According to Stewart Brand, a lifelong environmentalist who sees everything in terms of solvable design problems, three profound transformations are under way on Earth right now. Climate change is real and is pushing us toward managing the planet as a whole. Urbanization-half the world’s population now lives in cities, and eighty percent will by midcentury-is altering humanity’s land impact and wealth. And biotechnology is becoming the world’s dominant engineering tool. In light of these changes, Brand suggests that environmentalists are going to have to reverse some longheld opinions and embrace tools that they have traditionally distrusted. Only a radical rethinking of traditional green pieties will allow us to forestall the cataclysmic deterioration of the earth’s resources. Whole Earth Discipline shatters a number of myths and presents counterintuitive observations on why cities are actually greener than countryside, how nuclear power is the future of energy, and why genetic engineering is the key to crop and land management. With a combination of scientific rigor and passionate advocacy, Brand shows us exactly where the sources of our dilemmas lie and offers a bold and inventive set of policies and solutions for creating a more sustainable society. In the end, says Brand, the environmental movement must become newly responsive to fast-moving science and take up the tools and discipline of engineering. We have to learn how to manage the planet’s global-scale natural infrastructure with as light a touch as possible and as much intervention as necessary.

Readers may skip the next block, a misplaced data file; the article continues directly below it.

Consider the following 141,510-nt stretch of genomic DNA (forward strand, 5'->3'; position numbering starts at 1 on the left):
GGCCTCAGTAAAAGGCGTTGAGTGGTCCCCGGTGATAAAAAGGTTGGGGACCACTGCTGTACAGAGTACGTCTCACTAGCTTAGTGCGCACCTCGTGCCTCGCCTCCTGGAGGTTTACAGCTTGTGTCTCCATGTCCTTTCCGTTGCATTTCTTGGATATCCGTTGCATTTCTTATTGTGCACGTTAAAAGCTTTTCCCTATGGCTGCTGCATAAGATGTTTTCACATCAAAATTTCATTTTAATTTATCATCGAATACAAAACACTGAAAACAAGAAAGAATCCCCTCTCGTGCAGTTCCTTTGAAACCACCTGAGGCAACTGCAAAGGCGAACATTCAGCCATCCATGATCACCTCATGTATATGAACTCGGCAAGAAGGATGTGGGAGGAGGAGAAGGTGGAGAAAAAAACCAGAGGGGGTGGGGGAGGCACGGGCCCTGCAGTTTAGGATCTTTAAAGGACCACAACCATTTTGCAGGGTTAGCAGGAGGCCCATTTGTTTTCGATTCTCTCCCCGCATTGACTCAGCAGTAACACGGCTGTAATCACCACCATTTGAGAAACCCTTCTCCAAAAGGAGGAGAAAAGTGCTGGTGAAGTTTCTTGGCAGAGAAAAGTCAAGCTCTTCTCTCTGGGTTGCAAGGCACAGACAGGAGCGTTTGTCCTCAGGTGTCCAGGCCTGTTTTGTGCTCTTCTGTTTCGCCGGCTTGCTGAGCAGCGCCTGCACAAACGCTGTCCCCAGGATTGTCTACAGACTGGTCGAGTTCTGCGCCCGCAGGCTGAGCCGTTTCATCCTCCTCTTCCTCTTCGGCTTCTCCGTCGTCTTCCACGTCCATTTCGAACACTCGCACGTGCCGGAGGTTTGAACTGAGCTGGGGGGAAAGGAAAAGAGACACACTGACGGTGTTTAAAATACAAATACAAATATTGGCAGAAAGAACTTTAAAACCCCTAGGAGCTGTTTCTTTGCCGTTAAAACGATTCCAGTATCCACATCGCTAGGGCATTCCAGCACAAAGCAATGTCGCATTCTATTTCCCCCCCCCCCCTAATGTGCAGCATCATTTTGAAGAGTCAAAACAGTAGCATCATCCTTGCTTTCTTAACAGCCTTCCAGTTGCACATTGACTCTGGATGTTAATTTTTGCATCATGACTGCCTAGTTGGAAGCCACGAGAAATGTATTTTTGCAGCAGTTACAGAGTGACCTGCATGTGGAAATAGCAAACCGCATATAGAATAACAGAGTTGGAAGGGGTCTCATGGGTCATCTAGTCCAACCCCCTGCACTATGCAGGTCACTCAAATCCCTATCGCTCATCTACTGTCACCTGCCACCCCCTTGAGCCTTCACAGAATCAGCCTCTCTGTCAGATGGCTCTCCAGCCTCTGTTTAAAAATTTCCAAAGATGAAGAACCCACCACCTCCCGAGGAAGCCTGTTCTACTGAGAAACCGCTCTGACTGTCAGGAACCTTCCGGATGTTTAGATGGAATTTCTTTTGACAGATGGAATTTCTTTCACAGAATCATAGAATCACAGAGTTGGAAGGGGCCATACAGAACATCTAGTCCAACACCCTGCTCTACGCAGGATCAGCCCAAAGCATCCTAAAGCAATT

Infinite Jest - David Foster Wallace (Abacus) (picked by Dan)
Somewhere in the not-so-distant future the residents of Ennet House, a Boston halfway house for recovering addicts, and students at the nearby Enfield Tennis Academy are ensnared in the search for the master copy of Infinite Jest, a movie said to be so dangerously entertaining its viewers become entranced and expire in a state of catatonic bliss… ‘Wallace’s exuberance and intellectual impishness are a delight, and he has deep things to say about the hollowness of contemporary American pleasure….sentences and whole pages are marvels of cosmic concentration…Wallace is a superb comedian of culture’ James Wood, The Guardian